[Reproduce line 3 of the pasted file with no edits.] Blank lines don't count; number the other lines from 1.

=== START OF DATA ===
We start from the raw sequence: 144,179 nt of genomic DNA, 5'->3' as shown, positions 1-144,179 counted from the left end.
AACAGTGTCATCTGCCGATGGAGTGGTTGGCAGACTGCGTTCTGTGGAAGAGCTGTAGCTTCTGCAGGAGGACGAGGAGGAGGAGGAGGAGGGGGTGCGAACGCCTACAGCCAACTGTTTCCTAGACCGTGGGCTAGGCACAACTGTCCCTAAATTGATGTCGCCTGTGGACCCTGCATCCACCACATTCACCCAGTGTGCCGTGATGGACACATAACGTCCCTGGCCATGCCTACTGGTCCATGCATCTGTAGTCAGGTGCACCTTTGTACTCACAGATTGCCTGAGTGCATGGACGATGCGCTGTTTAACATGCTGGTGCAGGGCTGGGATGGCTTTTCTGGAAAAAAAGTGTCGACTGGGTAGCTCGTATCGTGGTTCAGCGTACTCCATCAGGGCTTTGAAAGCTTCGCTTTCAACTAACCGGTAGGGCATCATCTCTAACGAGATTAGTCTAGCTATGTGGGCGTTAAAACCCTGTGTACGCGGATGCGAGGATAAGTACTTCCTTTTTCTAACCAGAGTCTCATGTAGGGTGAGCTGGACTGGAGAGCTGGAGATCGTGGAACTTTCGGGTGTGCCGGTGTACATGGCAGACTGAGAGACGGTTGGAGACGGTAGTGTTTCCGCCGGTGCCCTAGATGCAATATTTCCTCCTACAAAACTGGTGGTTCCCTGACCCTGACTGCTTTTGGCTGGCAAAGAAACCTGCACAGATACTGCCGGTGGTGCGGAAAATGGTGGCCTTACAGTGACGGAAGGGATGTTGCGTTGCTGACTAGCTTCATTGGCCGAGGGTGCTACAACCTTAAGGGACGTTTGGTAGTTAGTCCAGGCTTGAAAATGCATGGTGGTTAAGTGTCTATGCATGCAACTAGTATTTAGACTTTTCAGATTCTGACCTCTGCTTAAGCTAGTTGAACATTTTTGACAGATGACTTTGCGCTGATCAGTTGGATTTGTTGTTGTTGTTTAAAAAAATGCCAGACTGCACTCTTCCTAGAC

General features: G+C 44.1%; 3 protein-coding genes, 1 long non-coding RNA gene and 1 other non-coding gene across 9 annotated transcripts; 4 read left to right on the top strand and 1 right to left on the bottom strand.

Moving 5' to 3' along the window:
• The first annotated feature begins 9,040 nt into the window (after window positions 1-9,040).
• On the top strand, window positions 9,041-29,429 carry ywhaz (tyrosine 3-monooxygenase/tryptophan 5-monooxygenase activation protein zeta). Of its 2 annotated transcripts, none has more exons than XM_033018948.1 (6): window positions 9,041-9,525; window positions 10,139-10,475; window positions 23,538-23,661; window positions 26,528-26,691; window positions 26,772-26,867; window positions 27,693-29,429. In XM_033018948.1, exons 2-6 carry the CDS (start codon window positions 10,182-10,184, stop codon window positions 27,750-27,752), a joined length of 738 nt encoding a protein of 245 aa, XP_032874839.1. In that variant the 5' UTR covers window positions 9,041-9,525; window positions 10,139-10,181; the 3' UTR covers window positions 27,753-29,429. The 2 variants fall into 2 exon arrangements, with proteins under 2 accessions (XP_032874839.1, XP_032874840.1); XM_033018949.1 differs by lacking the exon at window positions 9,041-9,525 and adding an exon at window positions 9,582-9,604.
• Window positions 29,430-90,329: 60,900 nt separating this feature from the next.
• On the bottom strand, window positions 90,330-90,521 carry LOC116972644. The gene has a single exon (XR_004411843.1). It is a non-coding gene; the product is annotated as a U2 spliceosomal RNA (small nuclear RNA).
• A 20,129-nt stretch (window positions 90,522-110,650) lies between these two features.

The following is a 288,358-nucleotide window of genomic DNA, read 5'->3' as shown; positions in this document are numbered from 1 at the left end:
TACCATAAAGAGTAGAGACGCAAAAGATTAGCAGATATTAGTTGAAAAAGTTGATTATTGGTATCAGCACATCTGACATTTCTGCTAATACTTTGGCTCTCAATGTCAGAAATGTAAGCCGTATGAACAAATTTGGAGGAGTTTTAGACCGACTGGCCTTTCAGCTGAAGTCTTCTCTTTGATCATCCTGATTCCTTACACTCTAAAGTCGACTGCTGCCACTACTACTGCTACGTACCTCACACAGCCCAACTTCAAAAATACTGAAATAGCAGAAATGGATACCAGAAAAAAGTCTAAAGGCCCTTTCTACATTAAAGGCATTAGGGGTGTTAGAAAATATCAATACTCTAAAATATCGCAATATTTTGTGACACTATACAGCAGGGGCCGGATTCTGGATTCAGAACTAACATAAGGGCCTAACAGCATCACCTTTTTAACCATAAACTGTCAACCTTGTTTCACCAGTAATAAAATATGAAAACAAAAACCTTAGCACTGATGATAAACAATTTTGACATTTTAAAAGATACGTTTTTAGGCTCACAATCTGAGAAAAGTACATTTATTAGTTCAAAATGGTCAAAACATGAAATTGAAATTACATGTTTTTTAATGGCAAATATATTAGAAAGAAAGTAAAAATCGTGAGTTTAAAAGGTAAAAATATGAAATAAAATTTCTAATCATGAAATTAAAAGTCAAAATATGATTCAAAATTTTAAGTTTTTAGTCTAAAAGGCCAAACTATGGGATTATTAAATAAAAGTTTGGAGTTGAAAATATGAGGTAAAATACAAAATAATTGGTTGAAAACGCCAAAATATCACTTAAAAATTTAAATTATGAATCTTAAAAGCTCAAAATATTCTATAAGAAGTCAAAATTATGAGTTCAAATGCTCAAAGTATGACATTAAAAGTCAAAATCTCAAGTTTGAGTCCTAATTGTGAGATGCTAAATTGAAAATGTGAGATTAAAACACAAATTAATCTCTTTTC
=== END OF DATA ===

General features: G+C 44.1%; 3 protein-coding genes, 1 long non-coding RNA gene and 1 other non-coding gene across 9 annotated transcripts; 4 read left to right on the top strand and 1 right to left on the bottom strand.